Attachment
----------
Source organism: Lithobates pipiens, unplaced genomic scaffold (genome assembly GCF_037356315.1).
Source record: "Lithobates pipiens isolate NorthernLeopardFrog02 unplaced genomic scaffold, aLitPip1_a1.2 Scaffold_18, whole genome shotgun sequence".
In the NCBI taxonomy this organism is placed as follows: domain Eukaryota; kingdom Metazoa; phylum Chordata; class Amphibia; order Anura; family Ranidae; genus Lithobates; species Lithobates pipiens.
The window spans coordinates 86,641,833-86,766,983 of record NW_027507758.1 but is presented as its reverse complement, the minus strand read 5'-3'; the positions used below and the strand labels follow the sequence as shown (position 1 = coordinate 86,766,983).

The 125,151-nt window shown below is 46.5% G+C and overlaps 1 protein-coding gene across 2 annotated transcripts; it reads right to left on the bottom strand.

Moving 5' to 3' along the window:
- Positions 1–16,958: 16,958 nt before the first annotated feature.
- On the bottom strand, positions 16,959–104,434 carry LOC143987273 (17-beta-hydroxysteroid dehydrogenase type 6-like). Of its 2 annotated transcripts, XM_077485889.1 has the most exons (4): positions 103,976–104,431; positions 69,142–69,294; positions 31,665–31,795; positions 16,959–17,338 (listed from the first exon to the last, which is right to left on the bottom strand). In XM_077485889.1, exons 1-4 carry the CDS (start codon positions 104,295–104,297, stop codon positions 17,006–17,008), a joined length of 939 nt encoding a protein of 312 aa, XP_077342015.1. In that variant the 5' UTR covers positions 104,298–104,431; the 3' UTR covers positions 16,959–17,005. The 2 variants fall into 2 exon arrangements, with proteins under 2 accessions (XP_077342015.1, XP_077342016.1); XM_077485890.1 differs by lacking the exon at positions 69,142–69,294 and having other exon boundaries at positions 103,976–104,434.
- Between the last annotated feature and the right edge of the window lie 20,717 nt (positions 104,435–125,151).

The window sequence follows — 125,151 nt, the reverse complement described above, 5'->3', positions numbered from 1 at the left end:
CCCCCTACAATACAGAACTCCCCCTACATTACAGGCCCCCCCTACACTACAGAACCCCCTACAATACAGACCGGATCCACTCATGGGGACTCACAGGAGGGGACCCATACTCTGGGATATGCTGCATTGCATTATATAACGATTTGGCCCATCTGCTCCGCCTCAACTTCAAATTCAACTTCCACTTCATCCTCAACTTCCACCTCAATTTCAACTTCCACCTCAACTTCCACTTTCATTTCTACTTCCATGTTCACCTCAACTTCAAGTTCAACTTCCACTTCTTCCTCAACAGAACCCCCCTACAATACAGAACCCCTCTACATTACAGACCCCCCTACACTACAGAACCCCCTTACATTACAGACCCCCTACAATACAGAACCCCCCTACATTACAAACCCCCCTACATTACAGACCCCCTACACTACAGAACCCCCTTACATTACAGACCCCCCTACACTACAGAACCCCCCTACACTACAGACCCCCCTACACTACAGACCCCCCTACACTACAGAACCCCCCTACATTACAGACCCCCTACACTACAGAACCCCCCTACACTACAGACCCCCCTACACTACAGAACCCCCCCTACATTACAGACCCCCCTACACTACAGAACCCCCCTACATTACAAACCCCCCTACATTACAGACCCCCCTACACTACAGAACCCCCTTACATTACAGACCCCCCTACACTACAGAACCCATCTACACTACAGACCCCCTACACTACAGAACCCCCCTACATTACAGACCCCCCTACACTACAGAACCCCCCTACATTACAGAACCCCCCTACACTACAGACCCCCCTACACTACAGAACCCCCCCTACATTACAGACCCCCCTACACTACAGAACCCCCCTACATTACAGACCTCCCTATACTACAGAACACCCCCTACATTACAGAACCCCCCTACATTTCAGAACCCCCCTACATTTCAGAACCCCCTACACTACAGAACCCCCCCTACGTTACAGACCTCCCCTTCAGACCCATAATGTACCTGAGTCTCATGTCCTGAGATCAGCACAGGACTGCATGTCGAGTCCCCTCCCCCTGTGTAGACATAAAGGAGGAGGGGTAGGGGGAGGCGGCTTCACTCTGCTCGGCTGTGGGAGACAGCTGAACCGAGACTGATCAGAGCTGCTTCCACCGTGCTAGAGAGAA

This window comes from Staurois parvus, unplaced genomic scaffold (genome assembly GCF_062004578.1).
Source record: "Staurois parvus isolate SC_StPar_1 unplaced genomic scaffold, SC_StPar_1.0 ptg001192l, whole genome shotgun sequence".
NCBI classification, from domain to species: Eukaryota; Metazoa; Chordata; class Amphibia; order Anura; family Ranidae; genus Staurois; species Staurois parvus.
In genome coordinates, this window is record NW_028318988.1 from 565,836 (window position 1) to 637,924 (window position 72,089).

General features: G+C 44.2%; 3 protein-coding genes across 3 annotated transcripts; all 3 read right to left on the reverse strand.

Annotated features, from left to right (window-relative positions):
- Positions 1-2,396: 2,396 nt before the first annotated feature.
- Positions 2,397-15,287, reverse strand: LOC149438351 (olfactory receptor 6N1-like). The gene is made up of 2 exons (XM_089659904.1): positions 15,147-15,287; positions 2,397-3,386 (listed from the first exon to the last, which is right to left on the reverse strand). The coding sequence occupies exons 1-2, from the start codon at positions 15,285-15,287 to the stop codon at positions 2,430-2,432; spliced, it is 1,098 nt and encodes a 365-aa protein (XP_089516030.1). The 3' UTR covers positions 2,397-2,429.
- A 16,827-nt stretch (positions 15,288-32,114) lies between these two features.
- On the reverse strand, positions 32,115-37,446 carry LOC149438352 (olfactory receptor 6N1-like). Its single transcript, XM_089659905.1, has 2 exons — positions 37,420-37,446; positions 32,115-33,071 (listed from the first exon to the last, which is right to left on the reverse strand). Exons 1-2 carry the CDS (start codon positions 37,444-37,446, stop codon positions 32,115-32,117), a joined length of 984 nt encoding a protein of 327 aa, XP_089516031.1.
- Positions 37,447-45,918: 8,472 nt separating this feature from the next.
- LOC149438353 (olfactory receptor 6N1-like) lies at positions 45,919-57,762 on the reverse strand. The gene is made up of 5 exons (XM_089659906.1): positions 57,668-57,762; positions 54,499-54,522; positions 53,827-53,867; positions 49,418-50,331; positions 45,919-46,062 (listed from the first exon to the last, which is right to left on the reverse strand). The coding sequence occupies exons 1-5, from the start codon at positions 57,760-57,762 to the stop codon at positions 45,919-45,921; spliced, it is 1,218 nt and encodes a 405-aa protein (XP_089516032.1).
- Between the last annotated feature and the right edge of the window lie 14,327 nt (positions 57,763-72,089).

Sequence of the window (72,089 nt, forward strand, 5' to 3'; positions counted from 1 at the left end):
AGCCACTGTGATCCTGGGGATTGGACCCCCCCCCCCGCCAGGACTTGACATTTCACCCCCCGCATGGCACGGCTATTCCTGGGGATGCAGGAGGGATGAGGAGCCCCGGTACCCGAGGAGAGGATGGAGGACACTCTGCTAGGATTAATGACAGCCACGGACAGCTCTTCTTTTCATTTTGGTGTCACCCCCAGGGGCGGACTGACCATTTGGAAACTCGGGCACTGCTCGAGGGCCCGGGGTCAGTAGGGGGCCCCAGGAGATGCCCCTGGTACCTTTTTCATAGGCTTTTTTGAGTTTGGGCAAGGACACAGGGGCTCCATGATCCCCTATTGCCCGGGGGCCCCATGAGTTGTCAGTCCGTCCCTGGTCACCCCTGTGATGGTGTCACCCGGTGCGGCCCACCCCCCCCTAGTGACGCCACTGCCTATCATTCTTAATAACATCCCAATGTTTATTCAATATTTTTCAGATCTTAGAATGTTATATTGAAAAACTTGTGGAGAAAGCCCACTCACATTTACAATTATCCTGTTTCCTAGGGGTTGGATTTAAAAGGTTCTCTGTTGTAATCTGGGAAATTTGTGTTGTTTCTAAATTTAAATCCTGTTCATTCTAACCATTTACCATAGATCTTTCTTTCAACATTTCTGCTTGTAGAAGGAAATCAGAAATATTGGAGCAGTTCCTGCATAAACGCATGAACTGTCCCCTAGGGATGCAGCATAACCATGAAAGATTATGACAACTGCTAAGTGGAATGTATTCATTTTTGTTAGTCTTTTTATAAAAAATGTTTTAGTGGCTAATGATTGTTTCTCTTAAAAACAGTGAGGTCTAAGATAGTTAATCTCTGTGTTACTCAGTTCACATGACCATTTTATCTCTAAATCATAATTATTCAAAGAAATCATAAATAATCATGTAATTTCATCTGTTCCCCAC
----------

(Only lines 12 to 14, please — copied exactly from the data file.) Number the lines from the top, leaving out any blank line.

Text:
This window comes from Staurois parvus, unplaced genomic scaffold (genome assembly GCF_062004578.1).
Source record: "Staurois parvus isolate SC_StPar_1 unplaced genomic scaffold, SC_StPar_1.0 ptg001192l, whole genome shotgun sequence".
NCBI classification, from domain to species: Eukaryota; Metazoa; Chordata; class Amphibia; order Anura; family Ranidae; genus Staurois; species Staurois parvus.